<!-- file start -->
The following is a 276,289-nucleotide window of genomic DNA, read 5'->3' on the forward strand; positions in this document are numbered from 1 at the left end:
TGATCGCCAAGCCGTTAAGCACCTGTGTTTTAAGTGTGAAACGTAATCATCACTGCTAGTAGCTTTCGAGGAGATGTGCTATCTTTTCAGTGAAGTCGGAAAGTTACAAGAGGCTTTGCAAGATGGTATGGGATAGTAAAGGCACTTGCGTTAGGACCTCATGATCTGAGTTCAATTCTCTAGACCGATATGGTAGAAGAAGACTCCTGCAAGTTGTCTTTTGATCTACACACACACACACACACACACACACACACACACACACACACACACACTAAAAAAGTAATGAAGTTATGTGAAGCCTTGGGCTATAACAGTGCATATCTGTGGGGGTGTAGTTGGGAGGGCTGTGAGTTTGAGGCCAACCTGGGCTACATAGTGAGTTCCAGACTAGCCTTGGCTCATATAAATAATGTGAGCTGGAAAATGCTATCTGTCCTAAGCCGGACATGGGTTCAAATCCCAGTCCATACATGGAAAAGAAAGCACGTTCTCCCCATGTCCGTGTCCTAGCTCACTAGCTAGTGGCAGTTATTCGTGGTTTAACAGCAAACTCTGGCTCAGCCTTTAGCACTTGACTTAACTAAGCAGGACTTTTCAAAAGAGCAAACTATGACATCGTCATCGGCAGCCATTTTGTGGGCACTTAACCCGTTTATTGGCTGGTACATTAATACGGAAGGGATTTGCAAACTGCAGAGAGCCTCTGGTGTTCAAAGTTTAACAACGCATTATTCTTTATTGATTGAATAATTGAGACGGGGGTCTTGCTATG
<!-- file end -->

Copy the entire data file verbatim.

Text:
The following is a 276,289-nucleotide window of genomic DNA, read 5'->3' on the forward strand; positions in this document are numbered from 1 at the left end:
TGATCGCCAAGCCGTTAAGCACCTGTGTTTTAAGTGTGAAACGTAATCATCACTGCTAGTAGCTTTCGAGGAGATGTGCTATCTTTTCAGTGAAGTCGGAAAGTTACAAGAGGCTTTGCAAGATGGTATGGGATAGTAAAGGCACTTGCGTTAGGACCTCATGATCTGAGTTCAATTCTCTAGACCGATATGGTAGAAGAAGACTCCTGCAAGTTGTCTTTTGATCTACACACACACACACACACACACACACACACACACACACACACACACACTAAAAAAGTAATGAAGTTATGTGAAGCCTTGGGCTATAACAGTGCATATCTGTGGGGGTGTAGTTGGGAGGGCTGTGAGTTTGAGGCCAACCTGGGCTACATAGTGAGTTCCAGACTAGCCTTGGCTCATATAAATAATGTGAGCTGGAAAATGCTATCTGTCCTAAGCCGGACATGGGTTCAAATCCCAGTCCATACATGGAAAAGAAAGCACGTTCTCCCCATGTCCGTGTCCTAGCTCACTAGCTAGTGGCAGTTATTCGTGGTTTAACAGCAAACTCTGGCTCAGCCTTTAGCACTTGACTTAACTAAGCAGGACTTTTCAAAAGAGCAAACTATGACATCGTCATCGGCAGCCATTTTGTGGGCACTTAACCCGTTTATTGGCTGGTACATTAATACGGAAGGGATTTGCAAACTGCAGAGAGCCTCTGGTGTTCAAAGTTTAACAACGCATTATTCTTTATTGATTGAATAATTGAGACGGGGGTCTTGCTATG